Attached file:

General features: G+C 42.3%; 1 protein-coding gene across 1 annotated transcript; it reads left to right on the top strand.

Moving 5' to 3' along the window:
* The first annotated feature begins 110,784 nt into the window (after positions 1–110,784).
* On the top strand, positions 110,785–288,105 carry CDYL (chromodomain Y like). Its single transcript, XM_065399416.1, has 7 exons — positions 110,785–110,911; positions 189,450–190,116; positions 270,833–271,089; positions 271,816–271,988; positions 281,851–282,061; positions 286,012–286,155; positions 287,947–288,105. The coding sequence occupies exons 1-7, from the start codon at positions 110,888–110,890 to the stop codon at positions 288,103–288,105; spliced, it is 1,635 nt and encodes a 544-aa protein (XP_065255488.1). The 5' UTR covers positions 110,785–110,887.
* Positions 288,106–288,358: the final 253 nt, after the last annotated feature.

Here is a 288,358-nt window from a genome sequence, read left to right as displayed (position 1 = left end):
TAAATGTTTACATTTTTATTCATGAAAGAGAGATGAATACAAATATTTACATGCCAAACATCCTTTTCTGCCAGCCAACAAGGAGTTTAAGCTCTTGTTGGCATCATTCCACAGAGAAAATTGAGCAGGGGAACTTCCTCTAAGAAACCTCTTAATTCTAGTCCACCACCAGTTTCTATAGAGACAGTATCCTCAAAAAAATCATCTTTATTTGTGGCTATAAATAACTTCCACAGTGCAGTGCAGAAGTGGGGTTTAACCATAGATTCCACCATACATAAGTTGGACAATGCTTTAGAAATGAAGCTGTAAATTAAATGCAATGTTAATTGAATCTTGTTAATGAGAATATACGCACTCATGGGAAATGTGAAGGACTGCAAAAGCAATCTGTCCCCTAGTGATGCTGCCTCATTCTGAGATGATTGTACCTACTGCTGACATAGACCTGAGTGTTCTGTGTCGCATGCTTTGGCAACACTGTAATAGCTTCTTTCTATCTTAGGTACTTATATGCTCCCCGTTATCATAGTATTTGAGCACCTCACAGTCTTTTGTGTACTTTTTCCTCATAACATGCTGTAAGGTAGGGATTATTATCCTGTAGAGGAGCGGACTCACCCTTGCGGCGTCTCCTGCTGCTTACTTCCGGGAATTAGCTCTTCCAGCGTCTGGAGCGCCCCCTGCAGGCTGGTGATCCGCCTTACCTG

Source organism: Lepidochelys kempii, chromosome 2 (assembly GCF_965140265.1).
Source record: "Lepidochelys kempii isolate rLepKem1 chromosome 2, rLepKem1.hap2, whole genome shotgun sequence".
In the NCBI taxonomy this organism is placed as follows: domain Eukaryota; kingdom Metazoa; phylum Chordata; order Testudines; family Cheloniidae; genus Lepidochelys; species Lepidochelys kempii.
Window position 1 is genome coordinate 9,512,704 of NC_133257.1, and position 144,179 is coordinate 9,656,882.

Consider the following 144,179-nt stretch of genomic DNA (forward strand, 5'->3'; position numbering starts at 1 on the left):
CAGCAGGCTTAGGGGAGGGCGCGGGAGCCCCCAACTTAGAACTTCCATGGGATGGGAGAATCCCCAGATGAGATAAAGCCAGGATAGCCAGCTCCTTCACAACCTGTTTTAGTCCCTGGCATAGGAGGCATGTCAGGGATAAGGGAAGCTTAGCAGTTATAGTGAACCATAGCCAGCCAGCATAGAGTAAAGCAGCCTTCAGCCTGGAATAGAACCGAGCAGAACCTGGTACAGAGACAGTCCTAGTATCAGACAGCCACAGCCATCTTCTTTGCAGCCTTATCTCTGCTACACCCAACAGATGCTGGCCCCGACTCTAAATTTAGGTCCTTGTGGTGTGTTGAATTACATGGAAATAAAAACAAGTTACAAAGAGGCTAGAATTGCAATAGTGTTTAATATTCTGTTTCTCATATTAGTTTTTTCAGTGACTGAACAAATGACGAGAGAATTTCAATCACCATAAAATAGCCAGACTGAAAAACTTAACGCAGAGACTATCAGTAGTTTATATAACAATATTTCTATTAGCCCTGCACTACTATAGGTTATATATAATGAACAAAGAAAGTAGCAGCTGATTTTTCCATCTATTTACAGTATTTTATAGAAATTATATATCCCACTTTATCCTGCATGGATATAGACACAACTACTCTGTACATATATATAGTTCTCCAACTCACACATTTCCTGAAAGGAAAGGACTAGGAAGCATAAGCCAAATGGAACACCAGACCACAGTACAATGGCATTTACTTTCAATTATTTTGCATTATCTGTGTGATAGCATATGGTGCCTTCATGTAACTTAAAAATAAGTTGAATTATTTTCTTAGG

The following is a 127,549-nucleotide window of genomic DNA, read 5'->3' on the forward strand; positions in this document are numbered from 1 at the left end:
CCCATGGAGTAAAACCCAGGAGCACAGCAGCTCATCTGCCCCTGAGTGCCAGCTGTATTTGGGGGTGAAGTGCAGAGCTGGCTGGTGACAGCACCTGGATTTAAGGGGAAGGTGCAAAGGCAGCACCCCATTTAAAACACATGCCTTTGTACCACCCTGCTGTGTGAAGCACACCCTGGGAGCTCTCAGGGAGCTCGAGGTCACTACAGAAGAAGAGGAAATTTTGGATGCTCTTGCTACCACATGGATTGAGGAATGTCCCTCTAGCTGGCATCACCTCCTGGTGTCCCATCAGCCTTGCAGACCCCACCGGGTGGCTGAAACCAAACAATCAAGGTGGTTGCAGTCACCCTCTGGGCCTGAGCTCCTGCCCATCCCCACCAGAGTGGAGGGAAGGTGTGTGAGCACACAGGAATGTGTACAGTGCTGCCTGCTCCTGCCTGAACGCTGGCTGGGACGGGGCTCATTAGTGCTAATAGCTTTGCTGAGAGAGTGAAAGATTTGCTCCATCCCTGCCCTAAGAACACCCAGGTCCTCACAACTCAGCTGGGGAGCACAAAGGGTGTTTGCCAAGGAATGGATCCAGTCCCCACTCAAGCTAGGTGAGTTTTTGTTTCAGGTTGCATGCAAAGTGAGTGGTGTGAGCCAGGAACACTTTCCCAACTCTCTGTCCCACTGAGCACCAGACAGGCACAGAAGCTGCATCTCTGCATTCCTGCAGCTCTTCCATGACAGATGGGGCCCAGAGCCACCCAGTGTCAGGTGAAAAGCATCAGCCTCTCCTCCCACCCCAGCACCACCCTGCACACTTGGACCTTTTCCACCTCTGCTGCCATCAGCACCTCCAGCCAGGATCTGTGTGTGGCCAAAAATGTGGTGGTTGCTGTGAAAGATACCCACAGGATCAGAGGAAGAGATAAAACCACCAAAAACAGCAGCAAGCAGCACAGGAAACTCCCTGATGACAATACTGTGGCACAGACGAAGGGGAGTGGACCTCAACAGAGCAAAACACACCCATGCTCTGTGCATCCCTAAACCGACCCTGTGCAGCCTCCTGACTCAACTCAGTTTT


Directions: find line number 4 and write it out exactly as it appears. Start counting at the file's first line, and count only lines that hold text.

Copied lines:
* On the top strand, positions 110,785–288,105 carry CDYL (chromodomain Y like). Its single transcript, XM_065399416.1, has 7 exons — positions 110,785–110,911; positions 189,450–190,116; positions 270,833–271,089; positions 271,816–271,988; positions 281,851–282,061; positions 286,012–286,155; positions 287,947–288,105. The coding sequence occupies exons 1-7, from the start codon at positions 110,888–110,890 to the stop codon at positions 288,103–288,105; spliced, it is 1,635 nt and encodes a 544-aa protein (XP_065255488.1). The 5' UTR covers positions 110,785–110,887.